Please will one of the more academic and/or practical members of our community explain when it is best to put a huge long lever arm with a relatively low load on a nut or similar to undo it and when it is best to use a relatively short but stiff lever arm and clout it with a large hammer to shock and/or surprise it into undoing!!!!

                                                      Andy
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lancialulu
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« Reply #4 on: 30 December, 2014, 08:43:00 AM »

Ben, that does look as though it will help with the dNms!!!

Please will one of the more academic and/or practical members of our community explain when it is best to put a huge long lever arm with a relatively low load on a nut or similar to undo it and when it is best to use a relatively short but stiff lever arm and clout it with a large hammer to shock and/or surprise it into undoing!!!!

                                                      Andy
although having never met Harry I think he was right to banish hammers when working on Lancias. Unless the fixing in question is not even remotely connected to a bearing surface, I would always use a long lever. Clouting will potentially damage bearings. I am not sure where this puts the windy guns?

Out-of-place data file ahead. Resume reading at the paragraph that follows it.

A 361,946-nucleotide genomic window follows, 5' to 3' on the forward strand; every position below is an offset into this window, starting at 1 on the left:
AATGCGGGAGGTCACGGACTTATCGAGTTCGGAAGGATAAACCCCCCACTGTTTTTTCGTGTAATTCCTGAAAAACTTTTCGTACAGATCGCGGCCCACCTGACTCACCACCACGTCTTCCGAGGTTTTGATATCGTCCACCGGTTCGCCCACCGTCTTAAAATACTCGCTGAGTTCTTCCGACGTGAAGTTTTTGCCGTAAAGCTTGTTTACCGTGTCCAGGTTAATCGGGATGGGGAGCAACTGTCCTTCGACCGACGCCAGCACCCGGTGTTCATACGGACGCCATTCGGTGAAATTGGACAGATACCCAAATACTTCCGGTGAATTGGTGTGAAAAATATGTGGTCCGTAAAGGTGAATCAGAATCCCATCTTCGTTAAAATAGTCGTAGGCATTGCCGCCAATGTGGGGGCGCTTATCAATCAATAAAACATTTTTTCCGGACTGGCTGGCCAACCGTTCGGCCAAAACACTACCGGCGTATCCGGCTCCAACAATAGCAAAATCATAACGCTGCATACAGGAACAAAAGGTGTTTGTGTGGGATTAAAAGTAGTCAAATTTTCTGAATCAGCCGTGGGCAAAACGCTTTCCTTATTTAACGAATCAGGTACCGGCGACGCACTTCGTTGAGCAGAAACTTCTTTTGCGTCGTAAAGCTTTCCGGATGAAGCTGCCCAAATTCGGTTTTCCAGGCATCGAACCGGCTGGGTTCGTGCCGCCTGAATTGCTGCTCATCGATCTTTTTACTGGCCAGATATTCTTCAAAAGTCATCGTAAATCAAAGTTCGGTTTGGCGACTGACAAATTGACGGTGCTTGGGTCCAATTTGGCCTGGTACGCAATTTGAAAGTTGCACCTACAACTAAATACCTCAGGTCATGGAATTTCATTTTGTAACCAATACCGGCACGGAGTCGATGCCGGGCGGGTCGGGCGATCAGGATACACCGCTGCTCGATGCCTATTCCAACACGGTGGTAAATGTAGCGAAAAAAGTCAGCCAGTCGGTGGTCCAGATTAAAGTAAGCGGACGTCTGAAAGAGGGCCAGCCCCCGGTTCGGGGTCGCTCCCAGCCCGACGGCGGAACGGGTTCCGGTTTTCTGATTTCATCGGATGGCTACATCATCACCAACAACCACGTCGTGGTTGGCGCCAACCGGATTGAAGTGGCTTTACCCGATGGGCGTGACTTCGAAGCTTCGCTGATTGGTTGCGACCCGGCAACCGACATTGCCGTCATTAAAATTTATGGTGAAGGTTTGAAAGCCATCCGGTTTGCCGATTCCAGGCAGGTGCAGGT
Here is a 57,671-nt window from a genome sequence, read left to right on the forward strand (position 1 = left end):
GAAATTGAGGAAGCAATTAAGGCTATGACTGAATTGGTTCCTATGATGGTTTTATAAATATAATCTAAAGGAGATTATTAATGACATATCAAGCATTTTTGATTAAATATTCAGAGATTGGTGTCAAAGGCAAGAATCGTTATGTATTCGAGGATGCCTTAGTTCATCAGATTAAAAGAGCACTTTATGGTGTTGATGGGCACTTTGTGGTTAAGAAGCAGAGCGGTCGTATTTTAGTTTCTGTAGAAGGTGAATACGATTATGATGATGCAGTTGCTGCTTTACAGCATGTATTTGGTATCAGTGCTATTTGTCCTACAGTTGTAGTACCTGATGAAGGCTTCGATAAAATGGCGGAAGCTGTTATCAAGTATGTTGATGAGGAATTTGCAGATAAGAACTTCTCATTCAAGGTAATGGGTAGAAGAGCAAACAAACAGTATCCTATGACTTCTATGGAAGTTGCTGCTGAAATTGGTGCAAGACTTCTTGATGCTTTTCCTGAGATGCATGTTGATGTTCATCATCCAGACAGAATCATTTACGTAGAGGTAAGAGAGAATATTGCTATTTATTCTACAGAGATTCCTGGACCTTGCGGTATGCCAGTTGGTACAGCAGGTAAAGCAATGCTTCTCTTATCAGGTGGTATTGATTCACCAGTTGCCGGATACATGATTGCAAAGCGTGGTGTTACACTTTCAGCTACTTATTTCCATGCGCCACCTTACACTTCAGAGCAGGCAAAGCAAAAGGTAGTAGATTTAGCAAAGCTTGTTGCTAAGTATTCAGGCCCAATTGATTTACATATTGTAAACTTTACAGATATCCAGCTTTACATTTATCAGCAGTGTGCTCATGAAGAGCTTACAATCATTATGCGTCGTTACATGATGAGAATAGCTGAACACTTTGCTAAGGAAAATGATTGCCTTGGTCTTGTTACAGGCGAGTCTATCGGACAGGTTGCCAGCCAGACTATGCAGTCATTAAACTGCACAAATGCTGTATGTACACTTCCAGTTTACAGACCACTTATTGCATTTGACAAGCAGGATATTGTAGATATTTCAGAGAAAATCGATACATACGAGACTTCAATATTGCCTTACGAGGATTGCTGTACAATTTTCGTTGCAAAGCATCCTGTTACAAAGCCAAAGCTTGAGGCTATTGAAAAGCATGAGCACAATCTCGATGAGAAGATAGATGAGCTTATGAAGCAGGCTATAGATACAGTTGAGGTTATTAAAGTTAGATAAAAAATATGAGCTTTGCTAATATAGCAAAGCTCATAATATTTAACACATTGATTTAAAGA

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Its not the winning but taking part! or is it taking apart?
1955 Aurelia B12
1967 Flavia Vignale iniezione
1967 Fulvia 1.3HFR
1972 Fulvia 1600HF
1972 Fulvia 1600HF
1972 1600 Fulvia Sport
1979 2500 Gamma Coupe
1988 Delta 1.6GTi
1998 Zeta
JohnMillham
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« Reply #5 on: 30 December, 2014, 10:18:49 AM »

Ben, that does look as though it will help with the dNms!!!

Please will one of the more academic and/or practical members of our community explain when it is best to put a huge long lever arm with a relatively low load on a nut or similar to undo it and when it is best to use a relatively short but stiff lever arm and clout it with a large hammer to shock and/or surprise it into undoing!!!!

                                                      Andy
although having never met Harry I think he was right to banish hammers when working on Lancias. Unless the fixing in question is not even remotely connected to a bearing surface, I would always use a long lever. Clouting will potentially damage bearings. I am not sure where this puts the windy guns?



Harry didn't banish them, but insisted they were only used under strict supervision. There are times when they are the apropriate tool for the job.
Regards, John
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lancialulu
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« Reply #6 on: 30 December, 2014, 10:28:31 AM »

John

Perhaps you could explain the strict supervision and appropriate tool decision making?

Cheers

Tim
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Its not the winning but taking part! or is it taking apart?
1955 Aurelia B12
1967 Flavia Vignale iniezione
1967 Fulvia 1.3HFR
1972 Fulvia 1600HF
1972 Fulvia 1600HF
1972 1600 Fulvia Sport
1979 2500 Gamma Coupe
1988 Delta 1.6GTi
1998 Zeta